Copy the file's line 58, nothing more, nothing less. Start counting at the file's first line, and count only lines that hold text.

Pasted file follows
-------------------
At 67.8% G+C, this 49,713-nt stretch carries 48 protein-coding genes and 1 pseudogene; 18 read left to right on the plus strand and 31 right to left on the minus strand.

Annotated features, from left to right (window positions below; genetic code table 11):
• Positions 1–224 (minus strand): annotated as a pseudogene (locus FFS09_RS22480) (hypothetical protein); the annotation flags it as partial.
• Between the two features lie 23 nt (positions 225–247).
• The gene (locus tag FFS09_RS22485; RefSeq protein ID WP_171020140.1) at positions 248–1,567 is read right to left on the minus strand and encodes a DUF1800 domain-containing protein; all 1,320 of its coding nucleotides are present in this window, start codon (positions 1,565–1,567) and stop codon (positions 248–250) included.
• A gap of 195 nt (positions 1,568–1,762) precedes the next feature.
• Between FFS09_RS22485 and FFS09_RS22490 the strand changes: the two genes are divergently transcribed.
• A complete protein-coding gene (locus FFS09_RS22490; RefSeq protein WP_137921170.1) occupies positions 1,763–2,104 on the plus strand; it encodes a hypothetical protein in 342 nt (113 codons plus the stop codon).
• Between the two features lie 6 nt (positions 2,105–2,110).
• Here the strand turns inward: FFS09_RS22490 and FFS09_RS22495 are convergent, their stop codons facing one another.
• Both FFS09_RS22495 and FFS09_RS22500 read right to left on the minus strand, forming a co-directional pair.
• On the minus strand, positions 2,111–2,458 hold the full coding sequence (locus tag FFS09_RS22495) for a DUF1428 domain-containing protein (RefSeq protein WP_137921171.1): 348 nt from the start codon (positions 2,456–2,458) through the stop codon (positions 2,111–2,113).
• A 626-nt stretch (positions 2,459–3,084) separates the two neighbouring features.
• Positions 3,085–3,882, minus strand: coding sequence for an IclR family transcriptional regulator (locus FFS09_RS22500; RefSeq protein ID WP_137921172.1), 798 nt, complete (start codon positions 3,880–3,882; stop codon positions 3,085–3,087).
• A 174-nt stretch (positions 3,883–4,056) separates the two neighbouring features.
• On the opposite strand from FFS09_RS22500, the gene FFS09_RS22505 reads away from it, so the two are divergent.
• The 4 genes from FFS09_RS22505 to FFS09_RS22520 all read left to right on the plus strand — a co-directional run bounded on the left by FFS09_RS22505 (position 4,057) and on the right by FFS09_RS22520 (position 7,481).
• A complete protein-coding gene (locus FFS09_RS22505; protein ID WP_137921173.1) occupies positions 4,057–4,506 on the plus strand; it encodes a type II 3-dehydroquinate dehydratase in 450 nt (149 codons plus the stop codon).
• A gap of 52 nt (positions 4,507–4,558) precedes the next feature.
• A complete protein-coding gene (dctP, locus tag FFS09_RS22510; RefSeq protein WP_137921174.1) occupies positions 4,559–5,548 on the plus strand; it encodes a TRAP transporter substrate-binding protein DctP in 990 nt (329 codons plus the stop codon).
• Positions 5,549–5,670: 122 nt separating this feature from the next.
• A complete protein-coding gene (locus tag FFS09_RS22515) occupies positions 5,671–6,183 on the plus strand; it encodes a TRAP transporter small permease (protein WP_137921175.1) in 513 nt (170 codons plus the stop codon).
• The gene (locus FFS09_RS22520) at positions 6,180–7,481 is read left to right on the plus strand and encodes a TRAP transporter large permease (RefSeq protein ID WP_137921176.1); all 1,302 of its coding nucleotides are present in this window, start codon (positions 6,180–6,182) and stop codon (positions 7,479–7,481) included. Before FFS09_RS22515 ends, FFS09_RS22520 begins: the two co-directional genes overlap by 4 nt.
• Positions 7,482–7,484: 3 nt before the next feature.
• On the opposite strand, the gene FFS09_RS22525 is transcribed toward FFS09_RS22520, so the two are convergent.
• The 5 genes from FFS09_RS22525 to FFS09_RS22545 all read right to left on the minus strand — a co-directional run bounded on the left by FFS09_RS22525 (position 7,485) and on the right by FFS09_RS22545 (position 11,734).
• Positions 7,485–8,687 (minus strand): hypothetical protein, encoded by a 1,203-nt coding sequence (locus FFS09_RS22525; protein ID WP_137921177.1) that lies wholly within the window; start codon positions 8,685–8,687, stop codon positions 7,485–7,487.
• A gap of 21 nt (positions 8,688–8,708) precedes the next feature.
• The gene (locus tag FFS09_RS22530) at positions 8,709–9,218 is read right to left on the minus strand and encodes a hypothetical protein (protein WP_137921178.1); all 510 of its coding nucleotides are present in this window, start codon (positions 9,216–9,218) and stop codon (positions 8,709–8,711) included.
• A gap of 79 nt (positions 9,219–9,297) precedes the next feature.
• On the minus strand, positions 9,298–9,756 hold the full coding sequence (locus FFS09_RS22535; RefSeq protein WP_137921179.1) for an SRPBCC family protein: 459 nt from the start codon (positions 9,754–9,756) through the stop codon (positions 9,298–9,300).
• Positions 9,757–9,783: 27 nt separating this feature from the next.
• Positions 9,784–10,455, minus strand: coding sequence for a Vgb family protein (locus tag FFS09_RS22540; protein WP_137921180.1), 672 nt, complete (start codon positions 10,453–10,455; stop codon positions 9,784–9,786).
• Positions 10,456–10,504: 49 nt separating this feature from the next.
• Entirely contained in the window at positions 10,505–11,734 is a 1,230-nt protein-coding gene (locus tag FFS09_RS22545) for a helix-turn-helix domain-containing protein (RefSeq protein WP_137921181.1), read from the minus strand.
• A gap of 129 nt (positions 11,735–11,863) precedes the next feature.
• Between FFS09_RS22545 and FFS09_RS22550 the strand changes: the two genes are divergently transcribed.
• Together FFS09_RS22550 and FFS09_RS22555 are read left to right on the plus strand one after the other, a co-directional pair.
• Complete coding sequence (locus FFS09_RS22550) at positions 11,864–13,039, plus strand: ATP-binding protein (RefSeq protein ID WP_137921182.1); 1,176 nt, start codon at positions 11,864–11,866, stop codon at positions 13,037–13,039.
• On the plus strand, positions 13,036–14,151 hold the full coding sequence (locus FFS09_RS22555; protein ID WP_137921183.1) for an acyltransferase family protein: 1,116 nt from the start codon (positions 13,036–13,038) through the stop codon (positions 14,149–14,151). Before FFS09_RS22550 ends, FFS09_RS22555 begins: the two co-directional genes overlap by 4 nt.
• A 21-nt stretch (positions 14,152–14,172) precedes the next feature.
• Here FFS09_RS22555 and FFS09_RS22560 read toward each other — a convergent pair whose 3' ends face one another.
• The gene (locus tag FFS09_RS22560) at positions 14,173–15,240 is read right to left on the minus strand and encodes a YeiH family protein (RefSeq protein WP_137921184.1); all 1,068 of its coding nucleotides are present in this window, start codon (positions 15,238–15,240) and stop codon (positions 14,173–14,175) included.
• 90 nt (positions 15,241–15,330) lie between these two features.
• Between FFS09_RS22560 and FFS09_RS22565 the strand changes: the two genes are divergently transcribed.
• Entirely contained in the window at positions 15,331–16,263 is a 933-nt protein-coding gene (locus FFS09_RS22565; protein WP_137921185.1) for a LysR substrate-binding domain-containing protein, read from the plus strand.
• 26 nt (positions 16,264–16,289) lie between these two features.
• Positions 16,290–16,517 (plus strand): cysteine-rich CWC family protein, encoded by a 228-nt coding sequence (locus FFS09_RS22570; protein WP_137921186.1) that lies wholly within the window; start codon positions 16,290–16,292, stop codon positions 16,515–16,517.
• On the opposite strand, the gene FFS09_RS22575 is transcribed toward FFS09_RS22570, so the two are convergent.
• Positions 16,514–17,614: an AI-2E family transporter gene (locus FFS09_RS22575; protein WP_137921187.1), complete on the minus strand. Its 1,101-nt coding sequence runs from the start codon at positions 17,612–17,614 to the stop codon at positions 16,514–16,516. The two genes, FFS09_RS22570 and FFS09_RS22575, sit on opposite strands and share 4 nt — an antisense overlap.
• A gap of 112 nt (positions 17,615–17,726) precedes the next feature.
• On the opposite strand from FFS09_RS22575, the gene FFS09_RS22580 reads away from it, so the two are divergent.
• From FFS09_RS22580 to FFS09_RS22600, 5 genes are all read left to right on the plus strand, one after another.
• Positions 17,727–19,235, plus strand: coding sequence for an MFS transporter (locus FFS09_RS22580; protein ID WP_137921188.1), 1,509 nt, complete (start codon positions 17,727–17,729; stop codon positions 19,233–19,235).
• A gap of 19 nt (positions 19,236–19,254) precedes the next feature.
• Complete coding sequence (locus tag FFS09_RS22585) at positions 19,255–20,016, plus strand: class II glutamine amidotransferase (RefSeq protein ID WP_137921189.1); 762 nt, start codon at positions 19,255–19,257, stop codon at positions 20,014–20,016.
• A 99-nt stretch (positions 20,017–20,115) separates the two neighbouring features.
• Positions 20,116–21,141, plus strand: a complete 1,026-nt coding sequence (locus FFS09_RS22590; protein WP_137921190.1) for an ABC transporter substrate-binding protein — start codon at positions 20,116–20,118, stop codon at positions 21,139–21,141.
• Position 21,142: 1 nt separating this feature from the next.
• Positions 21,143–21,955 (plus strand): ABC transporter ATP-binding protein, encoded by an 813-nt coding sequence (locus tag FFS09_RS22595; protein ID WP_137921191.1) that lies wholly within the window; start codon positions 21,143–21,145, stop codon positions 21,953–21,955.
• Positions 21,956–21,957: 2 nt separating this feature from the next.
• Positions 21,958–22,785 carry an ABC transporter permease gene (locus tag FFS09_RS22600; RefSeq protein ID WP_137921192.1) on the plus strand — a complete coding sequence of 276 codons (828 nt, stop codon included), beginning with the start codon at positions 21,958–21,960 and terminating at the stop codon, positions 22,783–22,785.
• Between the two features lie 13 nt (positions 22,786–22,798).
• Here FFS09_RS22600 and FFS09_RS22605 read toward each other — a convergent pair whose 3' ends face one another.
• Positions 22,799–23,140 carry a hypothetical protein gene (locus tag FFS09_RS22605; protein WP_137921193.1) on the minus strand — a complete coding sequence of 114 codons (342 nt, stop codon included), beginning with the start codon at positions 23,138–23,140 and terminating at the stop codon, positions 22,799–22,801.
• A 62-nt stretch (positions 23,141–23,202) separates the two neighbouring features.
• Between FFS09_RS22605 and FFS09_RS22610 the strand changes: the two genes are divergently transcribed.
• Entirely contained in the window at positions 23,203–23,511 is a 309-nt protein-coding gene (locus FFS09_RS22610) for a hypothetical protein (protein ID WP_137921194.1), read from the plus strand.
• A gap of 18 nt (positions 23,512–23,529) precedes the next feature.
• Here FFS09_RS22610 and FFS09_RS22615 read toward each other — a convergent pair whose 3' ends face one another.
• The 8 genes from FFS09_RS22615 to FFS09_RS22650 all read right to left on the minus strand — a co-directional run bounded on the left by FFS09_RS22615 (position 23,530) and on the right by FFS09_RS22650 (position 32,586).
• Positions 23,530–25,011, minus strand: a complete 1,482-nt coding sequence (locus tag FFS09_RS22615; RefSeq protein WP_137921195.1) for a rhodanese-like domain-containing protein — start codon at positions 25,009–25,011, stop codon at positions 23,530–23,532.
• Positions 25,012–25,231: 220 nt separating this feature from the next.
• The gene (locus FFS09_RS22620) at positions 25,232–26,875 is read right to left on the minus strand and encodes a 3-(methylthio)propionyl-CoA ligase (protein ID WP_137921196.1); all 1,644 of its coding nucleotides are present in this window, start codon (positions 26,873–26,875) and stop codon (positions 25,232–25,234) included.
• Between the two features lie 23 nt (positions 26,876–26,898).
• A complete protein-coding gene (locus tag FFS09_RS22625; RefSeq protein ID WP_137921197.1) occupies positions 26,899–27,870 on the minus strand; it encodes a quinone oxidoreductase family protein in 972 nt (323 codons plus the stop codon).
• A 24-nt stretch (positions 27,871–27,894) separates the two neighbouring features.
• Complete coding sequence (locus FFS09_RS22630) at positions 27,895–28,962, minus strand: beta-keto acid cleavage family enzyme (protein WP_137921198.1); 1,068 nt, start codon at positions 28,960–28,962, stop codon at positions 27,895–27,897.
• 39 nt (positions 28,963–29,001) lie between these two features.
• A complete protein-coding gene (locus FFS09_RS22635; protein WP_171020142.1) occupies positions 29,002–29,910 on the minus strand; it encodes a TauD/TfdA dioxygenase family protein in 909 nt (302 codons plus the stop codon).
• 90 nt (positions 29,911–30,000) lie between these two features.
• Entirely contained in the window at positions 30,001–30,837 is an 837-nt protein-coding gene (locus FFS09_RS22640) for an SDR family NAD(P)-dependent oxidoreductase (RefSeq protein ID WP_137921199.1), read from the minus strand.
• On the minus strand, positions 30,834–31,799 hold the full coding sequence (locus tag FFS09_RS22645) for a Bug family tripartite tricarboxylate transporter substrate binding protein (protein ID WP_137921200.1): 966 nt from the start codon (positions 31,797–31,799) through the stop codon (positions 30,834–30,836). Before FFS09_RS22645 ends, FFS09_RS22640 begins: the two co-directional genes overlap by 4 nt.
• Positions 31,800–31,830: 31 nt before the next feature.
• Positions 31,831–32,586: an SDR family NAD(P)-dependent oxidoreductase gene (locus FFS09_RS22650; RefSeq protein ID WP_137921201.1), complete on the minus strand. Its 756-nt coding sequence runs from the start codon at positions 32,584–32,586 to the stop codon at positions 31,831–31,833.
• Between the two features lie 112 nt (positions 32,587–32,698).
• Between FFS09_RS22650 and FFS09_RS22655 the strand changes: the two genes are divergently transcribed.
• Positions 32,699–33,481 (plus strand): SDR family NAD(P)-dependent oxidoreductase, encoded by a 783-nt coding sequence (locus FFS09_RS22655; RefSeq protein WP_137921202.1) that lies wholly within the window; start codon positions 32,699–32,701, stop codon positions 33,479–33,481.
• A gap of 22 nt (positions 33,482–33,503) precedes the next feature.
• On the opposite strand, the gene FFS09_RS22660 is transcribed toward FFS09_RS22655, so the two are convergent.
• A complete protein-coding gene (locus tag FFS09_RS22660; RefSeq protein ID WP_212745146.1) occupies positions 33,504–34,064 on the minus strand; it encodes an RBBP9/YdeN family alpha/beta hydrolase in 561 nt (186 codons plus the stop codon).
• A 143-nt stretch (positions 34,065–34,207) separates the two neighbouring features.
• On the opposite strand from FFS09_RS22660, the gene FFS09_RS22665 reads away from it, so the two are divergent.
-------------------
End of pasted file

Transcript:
• Positions 20,116–21,141, plus strand: a complete 1,026-nt coding sequence (locus FFS09_RS22590; protein WP_137921190.1) for an ABC transporter substrate-binding protein — start codon at positions 20,116–20,118, stop codon at positions 21,139–21,141.